II. Interim reliefs in foreign arbitrations - reconciling Bhatia and Balco: For those familiar with the contentious Bhatia vs. Balco debate will breathe a sigh of relief as the amendments seek to end the prevailing dual-regime, post the Balco verdict, with respect to Indian court’s jurisdiction over international arbitrations outside India. The Supreme Court, in the Balco judgment (2012), had overruled its earlier decision in Bhatia International (2002) and held that Part-I of the Arbitration Act (dealing with arbitrations held in India) would not apply to arbitrations held outside India. However, Balco held that it will only apply to agreements that are executed after the date, i.e. 6 Sep 2012, of the said judgment. The Balco judgment thereby, unfortunately, created a dual regime wherein disputes arising from all agreements entered before the date of the Balco judgment, i.e. 6.9.2012, would continue to be governed by the earlier Bhatia International judgment—which had held that Part-I of the Arbitration Act (dealing with arbitrations held in India) would equally apply to arbitrations held outside India unless such application has been excluded—either expressly or by necessary implication. While the Balco judgment was general well-received by the arbitration and investor community which had become wary of over-interventionist Indian courts setting aside hard-fought awards, there were two significant limitations in the Balco judgment –that is, there as no scope for enforcement of any interim orders, if either party needed any interim protection; and there was no scope to seek court’s assistance in taking evidence if needed. Since Indian courts’ jurisdiction was entirely excluded for foreign arbitrations, parties were neither able to enforce interim directions or orders passed by the foreign tribunal nor could it approach the Indian courts seeking interim measures or assistance in taking evidence. The present amendment, insertion of new proviso to sub-section (2) of Section 2, seeks to address that lacuna by reverting, in part, to the Bhatia principle; that is, only two provisions in Part-I of the Act - pertaining to court’s power to grant interim reliefs (Section 9) and render assistance in taking evidence (Section 27), along with their respective appeal provision - would apply to international arbitrations held outside India, unless where parties, by agreement, have excluded the applicability of such provisions. Therefore, unless parties specifically excludes the application of Section 9 and Section 27 of the Act in the arbitration agreement, the Indian courts will continue to have jurisdiction to pass interim relief or assist in taking evidence, even in international arbitrations outside India. This, therefore, addresses the problems posed post Balco, and also ends the anomalous dual-regime that was prevalent. The objective of the provision appears to provide an enabling clause to parties who might require an Indian court’s assistance in aid of an international arbitration outside India.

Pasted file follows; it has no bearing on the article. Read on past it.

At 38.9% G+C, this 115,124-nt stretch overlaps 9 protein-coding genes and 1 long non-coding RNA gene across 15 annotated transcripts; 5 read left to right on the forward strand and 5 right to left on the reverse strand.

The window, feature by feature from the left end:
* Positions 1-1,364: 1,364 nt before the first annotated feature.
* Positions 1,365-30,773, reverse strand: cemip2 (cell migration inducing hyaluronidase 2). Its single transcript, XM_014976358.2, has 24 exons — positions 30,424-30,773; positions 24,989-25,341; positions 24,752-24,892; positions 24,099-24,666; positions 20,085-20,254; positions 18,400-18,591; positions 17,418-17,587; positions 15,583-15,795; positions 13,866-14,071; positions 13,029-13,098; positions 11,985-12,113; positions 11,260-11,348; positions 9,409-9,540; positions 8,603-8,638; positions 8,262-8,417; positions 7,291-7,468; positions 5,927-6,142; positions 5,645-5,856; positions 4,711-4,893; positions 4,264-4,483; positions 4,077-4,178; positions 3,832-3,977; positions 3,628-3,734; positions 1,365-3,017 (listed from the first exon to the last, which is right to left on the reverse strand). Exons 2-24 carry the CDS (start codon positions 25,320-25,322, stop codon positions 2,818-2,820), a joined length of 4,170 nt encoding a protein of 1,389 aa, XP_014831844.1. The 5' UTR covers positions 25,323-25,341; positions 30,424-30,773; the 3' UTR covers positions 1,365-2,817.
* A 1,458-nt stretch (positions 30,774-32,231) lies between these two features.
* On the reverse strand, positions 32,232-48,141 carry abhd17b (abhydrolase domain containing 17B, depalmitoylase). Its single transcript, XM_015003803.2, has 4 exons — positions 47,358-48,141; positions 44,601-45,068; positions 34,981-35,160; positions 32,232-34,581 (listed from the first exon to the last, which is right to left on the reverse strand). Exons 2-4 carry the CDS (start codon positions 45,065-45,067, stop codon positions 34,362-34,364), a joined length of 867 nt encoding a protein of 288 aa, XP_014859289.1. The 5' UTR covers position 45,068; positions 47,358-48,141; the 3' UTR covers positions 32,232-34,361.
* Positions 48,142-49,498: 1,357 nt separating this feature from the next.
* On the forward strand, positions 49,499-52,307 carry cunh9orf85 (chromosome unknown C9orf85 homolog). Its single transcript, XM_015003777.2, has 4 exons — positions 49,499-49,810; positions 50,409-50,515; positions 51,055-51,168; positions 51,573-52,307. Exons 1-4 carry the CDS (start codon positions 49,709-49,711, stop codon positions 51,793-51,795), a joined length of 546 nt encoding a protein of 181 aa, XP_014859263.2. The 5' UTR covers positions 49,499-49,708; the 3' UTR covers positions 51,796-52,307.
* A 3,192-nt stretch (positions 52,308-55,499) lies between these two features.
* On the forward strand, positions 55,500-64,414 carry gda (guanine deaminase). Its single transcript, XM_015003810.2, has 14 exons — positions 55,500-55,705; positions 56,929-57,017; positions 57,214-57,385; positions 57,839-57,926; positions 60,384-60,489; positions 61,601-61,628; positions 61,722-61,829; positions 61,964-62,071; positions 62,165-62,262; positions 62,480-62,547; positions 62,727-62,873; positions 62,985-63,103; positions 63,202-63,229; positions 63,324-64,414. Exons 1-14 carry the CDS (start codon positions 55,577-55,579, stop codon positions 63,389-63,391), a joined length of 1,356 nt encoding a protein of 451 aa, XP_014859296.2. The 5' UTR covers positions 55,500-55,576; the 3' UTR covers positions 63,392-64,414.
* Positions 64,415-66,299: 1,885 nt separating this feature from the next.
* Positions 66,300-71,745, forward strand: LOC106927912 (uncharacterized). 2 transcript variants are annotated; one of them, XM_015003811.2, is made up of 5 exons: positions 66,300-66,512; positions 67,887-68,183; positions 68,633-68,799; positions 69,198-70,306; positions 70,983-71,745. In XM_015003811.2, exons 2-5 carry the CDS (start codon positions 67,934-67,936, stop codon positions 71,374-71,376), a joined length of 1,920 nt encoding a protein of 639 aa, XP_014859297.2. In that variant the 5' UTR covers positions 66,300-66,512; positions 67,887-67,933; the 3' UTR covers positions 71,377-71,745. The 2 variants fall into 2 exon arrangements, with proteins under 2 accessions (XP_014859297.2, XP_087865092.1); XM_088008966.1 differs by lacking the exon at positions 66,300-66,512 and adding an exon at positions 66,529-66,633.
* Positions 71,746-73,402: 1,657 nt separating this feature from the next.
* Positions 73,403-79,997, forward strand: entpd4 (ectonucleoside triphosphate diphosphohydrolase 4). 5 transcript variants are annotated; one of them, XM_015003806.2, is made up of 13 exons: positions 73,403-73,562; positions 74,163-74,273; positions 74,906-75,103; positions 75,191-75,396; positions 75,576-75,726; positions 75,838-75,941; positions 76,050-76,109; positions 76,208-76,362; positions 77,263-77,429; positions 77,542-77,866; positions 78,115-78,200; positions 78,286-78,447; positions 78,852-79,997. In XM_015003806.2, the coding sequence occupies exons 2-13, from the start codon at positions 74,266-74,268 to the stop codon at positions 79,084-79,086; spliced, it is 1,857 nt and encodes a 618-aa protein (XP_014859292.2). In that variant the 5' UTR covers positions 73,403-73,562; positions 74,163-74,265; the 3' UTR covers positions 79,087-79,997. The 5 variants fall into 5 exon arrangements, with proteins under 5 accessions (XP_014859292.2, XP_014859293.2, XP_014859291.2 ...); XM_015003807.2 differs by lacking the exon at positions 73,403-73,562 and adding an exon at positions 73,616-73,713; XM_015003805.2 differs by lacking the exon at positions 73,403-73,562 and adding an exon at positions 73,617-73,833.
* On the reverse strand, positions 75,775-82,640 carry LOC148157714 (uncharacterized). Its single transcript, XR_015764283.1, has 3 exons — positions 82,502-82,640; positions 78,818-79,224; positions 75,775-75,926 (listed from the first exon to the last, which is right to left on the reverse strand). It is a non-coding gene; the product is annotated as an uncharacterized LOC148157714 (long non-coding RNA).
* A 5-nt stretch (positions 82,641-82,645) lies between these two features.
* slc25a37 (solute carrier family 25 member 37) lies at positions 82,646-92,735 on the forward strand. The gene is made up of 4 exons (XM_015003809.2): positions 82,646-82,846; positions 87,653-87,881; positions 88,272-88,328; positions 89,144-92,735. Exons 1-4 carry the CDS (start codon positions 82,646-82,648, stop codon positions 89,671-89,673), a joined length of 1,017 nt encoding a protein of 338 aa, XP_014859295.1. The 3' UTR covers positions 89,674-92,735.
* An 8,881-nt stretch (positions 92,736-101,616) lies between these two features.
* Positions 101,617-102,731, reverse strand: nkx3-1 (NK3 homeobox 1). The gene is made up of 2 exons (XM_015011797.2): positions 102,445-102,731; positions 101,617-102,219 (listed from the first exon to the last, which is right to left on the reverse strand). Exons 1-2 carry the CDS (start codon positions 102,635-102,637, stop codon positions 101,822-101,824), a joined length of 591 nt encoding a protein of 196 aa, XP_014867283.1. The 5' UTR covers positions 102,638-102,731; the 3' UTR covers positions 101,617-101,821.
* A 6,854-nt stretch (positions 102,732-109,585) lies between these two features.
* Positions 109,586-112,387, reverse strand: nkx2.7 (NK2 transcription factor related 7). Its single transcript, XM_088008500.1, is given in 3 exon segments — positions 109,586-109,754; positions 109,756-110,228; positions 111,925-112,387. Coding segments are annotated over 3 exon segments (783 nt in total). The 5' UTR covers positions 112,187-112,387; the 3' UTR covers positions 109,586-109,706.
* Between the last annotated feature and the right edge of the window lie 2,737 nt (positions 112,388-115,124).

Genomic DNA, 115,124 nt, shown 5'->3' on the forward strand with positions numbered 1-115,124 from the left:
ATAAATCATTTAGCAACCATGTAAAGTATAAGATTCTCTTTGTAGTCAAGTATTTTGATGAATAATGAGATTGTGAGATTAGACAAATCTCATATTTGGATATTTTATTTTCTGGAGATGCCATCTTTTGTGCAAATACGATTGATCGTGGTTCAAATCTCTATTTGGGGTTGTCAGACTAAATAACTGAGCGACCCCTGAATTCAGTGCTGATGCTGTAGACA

Practitioner’s dilemma - to exclude or not to exclude: Practitioners need to carefully consider at the time of drafting an arbitration clause, where the seat is outside India, on whether to exclude the applicability of Section 9 and Section 27 in the clause; for failing to do so would imply that Indian courts would retain jurisdiction to grant interim reliefs and assist in taking evidence, as now inserted in proviso to sub-section 2 of Section 2. Needless to add, that this only in those cases where there is some Indian-element in the dispute (i.e. either one of the parties is an Indian entity, or the subject matter of the dispute is in India) and where Indian courts would otherwise, but for the arbitration clause, have jurisdiction.

III. Domestic arbitrations: making arbitrators faster and efficient: The Government had clearly done its homework on the reasons and practices that crippled India’s arbitration regime and the same is reflected on the robust reforms that have been introduced in the administration of arbitrations in India. Some of the broad themes are: